The Government's legislative agenda for the coming year was laid out by the Queen at the State Opening of Parliament today.
Measures to control migration:
- Immigration Bill will aim to "ensure that this country attracts people who will contribute and deter those who will not"
- regulating migrant access to the NHS and ensure that temporary visitors make a contribution
- preventing illegal immigrants from obtaining driving licences
- introducing tougher fines for businesses using illegal labour
- requiring private landlords to check the immigration status of tenants
- limiting rights to appeal against deportation, making it easier to remove people from the UK,
- specifying that all foreign nationals convicted of serious crimes will be removed except in "extraordinary circumstances"
- giving legal force to changes to rules announced to prevent the abuse of the right to family life
- introducing a £72,000 cap on the amount people in England have to pay for social care
- giving right millions caring for elderly and disabled relatives to receive support from local councils
- introducing Ofsted-style ratings for hospitals and care homes
- introducing single-tier pension worth around £144 a week at today's prices
- bringing forward to 2026 the date at which the retirement age rises to 67
Crime and disorder:
- introducing tougher controls on dogs that are dangerously out of control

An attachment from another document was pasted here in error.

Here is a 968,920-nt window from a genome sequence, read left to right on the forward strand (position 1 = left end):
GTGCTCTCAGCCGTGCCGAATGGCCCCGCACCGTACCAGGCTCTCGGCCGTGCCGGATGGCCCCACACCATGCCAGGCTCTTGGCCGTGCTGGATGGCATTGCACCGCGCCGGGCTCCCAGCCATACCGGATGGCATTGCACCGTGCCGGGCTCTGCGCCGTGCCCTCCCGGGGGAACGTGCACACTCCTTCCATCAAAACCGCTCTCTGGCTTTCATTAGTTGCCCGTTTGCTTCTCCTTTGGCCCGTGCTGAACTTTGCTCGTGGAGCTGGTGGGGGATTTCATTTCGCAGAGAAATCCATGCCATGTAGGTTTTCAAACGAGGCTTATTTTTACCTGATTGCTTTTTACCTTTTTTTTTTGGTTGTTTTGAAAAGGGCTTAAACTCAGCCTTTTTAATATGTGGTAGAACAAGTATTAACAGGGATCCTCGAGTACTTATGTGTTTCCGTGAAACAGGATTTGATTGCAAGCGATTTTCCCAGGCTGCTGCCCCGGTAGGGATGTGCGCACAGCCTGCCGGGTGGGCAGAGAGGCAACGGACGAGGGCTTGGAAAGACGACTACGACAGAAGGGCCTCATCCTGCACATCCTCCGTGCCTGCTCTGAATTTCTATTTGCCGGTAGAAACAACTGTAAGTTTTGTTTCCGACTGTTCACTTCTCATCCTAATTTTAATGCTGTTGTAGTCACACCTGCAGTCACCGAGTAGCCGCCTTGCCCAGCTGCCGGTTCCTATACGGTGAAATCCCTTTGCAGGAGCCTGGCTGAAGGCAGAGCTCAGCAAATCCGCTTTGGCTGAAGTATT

- introducing new "community trigger" to ensure action is taken on persistent anti-social behaviour
- imposing larger fines for illegal importation of firearms
- making forced marriage a criminal offence.
Help for businesses:
- Bill creating a £2,000 annual Employment Allowance to reduce National Insurance bills for every company and charity
- repealing legislation that is no longer of practical use
- placing a duty on regulators to have regard to the impact of their actions on growth.
- exempting from health and safety law those self-employed whose activities pose no potential risk of harm
- Putting in place legislation to further necessary measures for the construction of the high-speed rail link between London, Birmingham and the North of England
What it omitted
No legislation to pave the way for a referendum on Britain's membership of the European Union. MPs are now likely to be queuing up to table their own Private Member's Bills to give legal force to Prime Minister David Cameron's promise of a public poll by 2017
Home Secretary Theresa May's cherished plan to allow police and security services to access records of individuals' internet and email use has been ditched after being branded a "snoopers' charter"
No place for mooted health protection measures to introduce plain packaging for cigarettes and minimum unit prices for alcohol - though Health Secretary Jeremy Hunt this morning insisted that no final decision had been made to kill off the proposals.
Promised move to enshrine in law the pledge to spend 0.7 per cent of national income on overseas aid has once more failed to reach the legislative agenda.